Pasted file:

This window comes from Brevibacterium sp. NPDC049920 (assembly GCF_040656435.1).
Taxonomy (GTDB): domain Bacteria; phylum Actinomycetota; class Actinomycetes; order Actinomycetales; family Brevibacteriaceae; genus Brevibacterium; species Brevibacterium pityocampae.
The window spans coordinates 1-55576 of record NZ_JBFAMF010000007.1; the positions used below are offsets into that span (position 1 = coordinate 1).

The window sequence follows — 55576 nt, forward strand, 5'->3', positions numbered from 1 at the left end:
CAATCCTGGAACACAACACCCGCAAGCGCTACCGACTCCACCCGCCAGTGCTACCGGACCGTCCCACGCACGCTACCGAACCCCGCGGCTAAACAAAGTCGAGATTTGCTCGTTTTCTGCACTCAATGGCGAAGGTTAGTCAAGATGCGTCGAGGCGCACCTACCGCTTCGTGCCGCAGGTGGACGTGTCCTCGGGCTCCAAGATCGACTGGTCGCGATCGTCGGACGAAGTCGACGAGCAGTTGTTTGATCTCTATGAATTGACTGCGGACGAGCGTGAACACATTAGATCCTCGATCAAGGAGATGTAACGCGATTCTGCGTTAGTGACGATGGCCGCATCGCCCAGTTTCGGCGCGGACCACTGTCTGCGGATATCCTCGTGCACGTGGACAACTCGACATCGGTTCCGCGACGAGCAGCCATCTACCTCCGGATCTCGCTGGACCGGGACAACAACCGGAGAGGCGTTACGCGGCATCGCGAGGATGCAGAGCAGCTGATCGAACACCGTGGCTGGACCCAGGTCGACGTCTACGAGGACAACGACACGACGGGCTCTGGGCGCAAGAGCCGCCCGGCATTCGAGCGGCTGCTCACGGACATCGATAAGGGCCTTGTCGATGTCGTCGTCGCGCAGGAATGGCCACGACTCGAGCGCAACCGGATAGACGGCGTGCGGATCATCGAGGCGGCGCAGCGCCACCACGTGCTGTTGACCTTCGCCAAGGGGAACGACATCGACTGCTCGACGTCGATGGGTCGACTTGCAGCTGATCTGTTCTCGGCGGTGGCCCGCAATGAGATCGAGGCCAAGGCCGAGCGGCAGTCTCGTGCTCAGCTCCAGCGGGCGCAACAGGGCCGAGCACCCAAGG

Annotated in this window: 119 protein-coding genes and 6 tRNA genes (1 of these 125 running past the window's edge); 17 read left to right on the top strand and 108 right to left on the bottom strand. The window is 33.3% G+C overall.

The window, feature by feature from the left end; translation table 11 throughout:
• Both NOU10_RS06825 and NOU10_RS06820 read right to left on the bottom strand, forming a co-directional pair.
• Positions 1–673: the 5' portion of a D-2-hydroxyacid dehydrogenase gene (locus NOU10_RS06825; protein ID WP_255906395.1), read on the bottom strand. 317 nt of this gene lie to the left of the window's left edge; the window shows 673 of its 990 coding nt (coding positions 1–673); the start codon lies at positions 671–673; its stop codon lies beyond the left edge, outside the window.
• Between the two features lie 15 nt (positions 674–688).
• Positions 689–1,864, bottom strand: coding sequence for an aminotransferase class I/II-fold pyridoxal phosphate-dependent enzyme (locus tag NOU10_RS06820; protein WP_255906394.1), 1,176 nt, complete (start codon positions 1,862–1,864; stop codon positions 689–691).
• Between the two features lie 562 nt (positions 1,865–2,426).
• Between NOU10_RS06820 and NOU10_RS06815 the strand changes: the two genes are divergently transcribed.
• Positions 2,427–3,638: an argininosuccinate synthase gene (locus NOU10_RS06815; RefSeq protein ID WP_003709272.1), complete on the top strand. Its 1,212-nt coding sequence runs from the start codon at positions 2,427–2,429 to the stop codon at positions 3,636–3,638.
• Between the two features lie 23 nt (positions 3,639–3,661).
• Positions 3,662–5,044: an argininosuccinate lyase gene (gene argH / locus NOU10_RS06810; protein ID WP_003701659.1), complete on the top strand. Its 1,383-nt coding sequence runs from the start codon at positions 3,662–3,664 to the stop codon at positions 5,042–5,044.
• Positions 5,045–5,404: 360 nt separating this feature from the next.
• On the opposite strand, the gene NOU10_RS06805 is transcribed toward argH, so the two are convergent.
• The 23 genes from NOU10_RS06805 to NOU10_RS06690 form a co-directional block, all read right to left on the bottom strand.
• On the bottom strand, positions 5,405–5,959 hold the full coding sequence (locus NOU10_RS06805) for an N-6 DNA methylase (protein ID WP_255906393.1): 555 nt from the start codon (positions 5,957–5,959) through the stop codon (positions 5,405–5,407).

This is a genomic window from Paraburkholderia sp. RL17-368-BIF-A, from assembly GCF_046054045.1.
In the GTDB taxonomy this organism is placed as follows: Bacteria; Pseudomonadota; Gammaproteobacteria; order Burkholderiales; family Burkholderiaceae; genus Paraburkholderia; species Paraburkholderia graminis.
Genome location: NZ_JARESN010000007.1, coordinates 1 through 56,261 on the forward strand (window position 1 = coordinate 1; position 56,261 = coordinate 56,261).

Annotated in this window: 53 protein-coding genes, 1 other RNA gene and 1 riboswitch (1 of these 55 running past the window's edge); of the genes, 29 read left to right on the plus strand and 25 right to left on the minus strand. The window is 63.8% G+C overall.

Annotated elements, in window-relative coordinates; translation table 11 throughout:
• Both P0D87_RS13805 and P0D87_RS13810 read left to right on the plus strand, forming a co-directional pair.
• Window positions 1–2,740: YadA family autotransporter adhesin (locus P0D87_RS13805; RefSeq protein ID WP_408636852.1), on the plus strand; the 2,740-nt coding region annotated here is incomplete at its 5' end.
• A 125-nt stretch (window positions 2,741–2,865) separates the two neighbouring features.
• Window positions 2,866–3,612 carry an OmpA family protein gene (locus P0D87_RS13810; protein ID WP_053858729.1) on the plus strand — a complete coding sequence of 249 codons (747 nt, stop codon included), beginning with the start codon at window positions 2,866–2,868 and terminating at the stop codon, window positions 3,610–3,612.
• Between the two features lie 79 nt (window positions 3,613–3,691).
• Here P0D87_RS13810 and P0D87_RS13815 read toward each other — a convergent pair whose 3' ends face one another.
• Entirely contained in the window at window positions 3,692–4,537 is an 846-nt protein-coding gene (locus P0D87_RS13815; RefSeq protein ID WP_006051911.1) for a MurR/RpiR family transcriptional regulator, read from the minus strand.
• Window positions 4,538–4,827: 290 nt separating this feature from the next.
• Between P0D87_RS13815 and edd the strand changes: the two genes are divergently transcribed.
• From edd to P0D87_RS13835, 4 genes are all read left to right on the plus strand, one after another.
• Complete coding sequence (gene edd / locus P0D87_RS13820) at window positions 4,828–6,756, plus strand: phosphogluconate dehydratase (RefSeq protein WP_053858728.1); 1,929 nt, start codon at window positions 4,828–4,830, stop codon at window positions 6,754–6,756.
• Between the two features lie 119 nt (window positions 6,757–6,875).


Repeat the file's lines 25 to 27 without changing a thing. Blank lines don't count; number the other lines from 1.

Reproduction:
Annotated elements, in window-relative coordinates; translation table 11 throughout:
• Both P0D87_RS13805 and P0D87_RS13810 read left to right on the plus strand, forming a co-directional pair.
• Window positions 1–2,740: YadA family autotransporter adhesin (locus P0D87_RS13805; RefSeq protein ID WP_408636852.1), on the plus strand; the 2,740-nt coding region annotated here is incomplete at its 5' end.